Pornography undermines our humanity: interview with True Feminism
By Robert Jensen
Published in True Feminism · August, 2010
Warning: This article has adult content.
SD: How did you get involved in women’s studies?
RJ: When I went to graduate school in 1988, I was lucky to have a chance to read radical feminist work and meet feminists working to end men’s violence and the sexual exploitation of women. I realized that feminism not only creates for women a path to resist patriarchy, but also gives men a way to deal with the ways in which patriarchy undermines our humanity. Feminism offers men a chance to be fully human. I also realized that radical feminism’s struggle against male dominance was based on a deep critique of the hierarchy and domination/subordination dynamic that permeates society, especially along race, gender, and class lines. For me, it opened up a new way of understanding the world that made justice seem possible.
SD: If pornography is anti-woman, then what about the men who work in the sex industry?
RJ: The domination/subordination dynamic that defines the sexual-exploitation industries of pornography, stripping, and prostitution is rooted in men’s use and abuse of women. But that domination/subordination can play out in other kinds of relationships, such as in the gay male world. There are also men who perform in the heterosexual pornography industry, of course, but they are not the targets of the cruelty and degradation that is routinely directed at women.
SD: Prostitution advocates often claim that prostitution helps reduce the crime rate. Do you think this is true?
RJ: There’s no evidence of that, and it’s counter intuitive. So, I see no reason to accept the claim.
SD: How did you get involved in making “The Price of Pleasure”?
RJ: I had worked with the filmmakers on one of their previous projects. When they expressed interest in making a documentary on pornography, I was eager to help. There are few resources like this film available, and it has proved to be an important part of efforts to educate the public about the realities of the industry and the images it produces.
SD: Why do some feminists advocate prostitution and pornography?
RJ: I do not find their arguments about the liberating potential of pornography persuasive, and I think they typically avoid an honest assessment of the industry and the images it produces. I find the radical feminist critique of the sexual-exploitation industries to be a more compelling account of the world that I observe.
SD: How does pornography differ from sex?
RJ:Pornography is primarily a masturbation-facilitator for men. It’s one of the ways that men use women for sexual pleasure. It’s a mediated form of prostituted sex.
SD: Does adult pornography have an impact on child pornography?
RJ: The adult pornography industry is careful not to use minors in the production of their films. But they do produce films that present women who are over the age of 18 in child-like settings, with clothing and styles that evoke childhood — what is sometimes called pseudo-child pornography. The classic examples would be a pornographic film that presents the women as students in a high school or babysitters. I don’t think we have enough evidence to know whether this cultivates in male users a desire for actual child pornography or sex with children, but there is reason for concern.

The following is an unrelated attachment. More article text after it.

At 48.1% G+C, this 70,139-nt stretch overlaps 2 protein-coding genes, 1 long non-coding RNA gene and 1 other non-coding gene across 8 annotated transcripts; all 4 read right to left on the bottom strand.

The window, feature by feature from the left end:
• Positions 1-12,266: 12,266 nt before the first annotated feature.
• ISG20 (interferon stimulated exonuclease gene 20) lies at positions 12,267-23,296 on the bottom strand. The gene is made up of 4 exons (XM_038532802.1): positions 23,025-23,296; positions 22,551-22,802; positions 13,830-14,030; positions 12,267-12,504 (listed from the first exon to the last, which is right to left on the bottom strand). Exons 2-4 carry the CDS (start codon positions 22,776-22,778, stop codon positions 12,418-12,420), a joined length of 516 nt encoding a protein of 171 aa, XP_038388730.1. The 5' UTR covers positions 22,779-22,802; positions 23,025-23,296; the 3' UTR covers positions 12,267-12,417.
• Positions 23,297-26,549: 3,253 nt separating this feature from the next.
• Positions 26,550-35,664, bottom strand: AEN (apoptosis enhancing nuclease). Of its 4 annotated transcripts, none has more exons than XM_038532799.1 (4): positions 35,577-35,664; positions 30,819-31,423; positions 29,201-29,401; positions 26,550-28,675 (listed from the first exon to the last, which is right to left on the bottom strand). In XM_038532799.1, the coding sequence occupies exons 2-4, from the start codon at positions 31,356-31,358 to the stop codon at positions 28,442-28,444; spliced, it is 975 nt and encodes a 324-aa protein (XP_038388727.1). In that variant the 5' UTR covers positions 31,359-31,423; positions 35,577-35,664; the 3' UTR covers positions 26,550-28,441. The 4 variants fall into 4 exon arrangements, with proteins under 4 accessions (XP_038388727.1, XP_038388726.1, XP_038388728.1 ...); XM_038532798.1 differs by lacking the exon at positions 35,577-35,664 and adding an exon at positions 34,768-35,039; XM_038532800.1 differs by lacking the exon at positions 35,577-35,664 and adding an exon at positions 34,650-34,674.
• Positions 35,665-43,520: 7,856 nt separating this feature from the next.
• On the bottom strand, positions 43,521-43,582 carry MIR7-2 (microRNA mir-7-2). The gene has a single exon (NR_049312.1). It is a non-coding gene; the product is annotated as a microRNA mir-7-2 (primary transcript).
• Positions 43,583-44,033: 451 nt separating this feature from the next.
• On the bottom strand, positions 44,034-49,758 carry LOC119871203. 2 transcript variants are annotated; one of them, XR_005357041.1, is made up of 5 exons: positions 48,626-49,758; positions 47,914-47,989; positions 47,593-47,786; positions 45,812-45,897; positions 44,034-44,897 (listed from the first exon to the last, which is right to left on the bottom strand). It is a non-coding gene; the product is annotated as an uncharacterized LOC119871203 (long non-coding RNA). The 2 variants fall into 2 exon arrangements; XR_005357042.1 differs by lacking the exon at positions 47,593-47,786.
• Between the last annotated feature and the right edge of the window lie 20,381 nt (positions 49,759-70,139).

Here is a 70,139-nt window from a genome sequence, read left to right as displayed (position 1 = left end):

SD: Psychologist Sigmund Freud, in “Civilization and its discontents,” argued that all male aggression comes from sexual repression and it was the patriarchal family that places restrictions on male sexual activity. How can patriarchy then be the enemy?
RJ: Freud was wrong about some things, including this. The patriarchal family, which was devised by men, is a way to control women, not constrain men.
SD: How does capitalism contribute to pornography?
RJ: Capitalism is a predatory economic system that encourages exploitation, of people and the resources of the earth. Capitalism’s demand for profit undermines other values, such as respect, dignity, and equality. In a patriarchal society, it’s not surprising that profits can be generated by the sexual exploitation of women and that pornographers pursue those profits without concern for the consequences.
SD: What do you think of Playboy magazine?
RJ: Playboy sells objectified female bodies to men for sexual pleasure. It’s the soft end of the pornographic spectrum, but some women have told me that they think it is as destructive as the hardcore material that degrades women in overt ways; they believe that their male partners’ ideas of what makes a female body attractive are shaped by soft-core material like Playboy. Those perceptions can negatively affect relationships.
SD: How has pornography influenced mainstream media and television?
RJ: Mainstream pop culture is much more pornographic in recent years. The codes and conventions of pornography – the way pornography presents women sexually -find their way into the mainstream. More explicit and degrading sexual situations that look a lot like soft-core pornography are increasingly common in mainstream media.
SD: What advice would you offer men who view pornography?
RJ: Don’t. I think we men are much better off when we disconnect our sexuality from mediated images of explicit sex. Images that present women as sexual objects to be used for our pleasure undermine our ability to be fully human. Even if men don’t care about harm to women and children, we should abandon pornography for our own sake.